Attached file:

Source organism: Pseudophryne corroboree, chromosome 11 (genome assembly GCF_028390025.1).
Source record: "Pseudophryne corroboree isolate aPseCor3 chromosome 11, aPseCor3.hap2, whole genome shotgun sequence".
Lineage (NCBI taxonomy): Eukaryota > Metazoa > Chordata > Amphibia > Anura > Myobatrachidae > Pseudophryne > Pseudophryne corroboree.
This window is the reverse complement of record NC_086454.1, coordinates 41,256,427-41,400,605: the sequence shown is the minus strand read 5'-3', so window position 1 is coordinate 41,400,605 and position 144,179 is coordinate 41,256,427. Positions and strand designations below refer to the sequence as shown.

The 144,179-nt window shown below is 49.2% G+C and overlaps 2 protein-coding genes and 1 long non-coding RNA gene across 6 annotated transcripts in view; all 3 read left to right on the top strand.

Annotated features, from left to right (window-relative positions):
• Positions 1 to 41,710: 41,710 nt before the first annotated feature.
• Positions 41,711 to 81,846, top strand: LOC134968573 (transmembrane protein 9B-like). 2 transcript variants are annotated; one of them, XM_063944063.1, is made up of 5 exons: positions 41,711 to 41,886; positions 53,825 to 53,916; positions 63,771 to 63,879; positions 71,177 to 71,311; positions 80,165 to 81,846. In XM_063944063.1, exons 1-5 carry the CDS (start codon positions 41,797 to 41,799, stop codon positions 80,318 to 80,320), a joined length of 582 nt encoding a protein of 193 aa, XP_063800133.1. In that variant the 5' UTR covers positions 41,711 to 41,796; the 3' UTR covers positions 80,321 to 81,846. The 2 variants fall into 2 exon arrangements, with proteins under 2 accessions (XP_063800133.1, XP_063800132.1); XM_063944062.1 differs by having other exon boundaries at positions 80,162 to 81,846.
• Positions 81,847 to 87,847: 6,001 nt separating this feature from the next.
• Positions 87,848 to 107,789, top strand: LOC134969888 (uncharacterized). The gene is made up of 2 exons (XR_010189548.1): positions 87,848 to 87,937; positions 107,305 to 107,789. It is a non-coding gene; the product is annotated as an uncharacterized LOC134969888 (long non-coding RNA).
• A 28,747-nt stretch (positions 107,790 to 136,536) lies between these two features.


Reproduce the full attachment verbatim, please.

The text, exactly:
Source organism: Pseudophryne corroboree, chromosome 11 (genome assembly GCF_028390025.1).
Source record: "Pseudophryne corroboree isolate aPseCor3 chromosome 11, aPseCor3.hap2, whole genome shotgun sequence".
Lineage (NCBI taxonomy): Eukaryota > Metazoa > Chordata > Amphibia > Anura > Myobatrachidae > Pseudophryne > Pseudophryne corroboree.
This window is the reverse complement of record NC_086454.1, coordinates 41,256,427-41,400,605: the sequence shown is the minus strand read 5'-3', so window position 1 is coordinate 41,400,605 and position 144,179 is coordinate 41,256,427. Positions and strand designations below refer to the sequence as shown.

The 144,179-nt window shown below is 49.2% G+C and overlaps 2 protein-coding genes and 1 long non-coding RNA gene across 6 annotated transcripts in view; all 3 read left to right on the top strand.

Annotated features, from left to right (window-relative positions):
• Positions 1 to 41,710: 41,710 nt before the first annotated feature.
• Positions 41,711 to 81,846, top strand: LOC134968573 (transmembrane protein 9B-like). 2 transcript variants are annotated; one of them, XM_063944063.1, is made up of 5 exons: positions 41,711 to 41,886; positions 53,825 to 53,916; positions 63,771 to 63,879; positions 71,177 to 71,311; positions 80,165 to 81,846. In XM_063944063.1, exons 1-5 carry the CDS (start codon positions 41,797 to 41,799, stop codon positions 80,318 to 80,320), a joined length of 582 nt encoding a protein of 193 aa, XP_063800133.1. In that variant the 5' UTR covers positions 41,711 to 41,796; the 3' UTR covers positions 80,321 to 81,846. The 2 variants fall into 2 exon arrangements, with proteins under 2 accessions (XP_063800133.1, XP_063800132.1); XM_063944062.1 differs by having other exon boundaries at positions 80,162 to 81,846.
• Positions 81,847 to 87,847: 6,001 nt separating this feature from the next.
• Positions 87,848 to 107,789, top strand: LOC134969888 (uncharacterized). The gene is made up of 2 exons (XR_010189548.1): positions 87,848 to 87,937; positions 107,305 to 107,789. It is a non-coding gene; the product is annotated as an uncharacterized LOC134969888 (long non-coding RNA).
• A 28,747-nt stretch (positions 107,790 to 136,536) lies between these two features.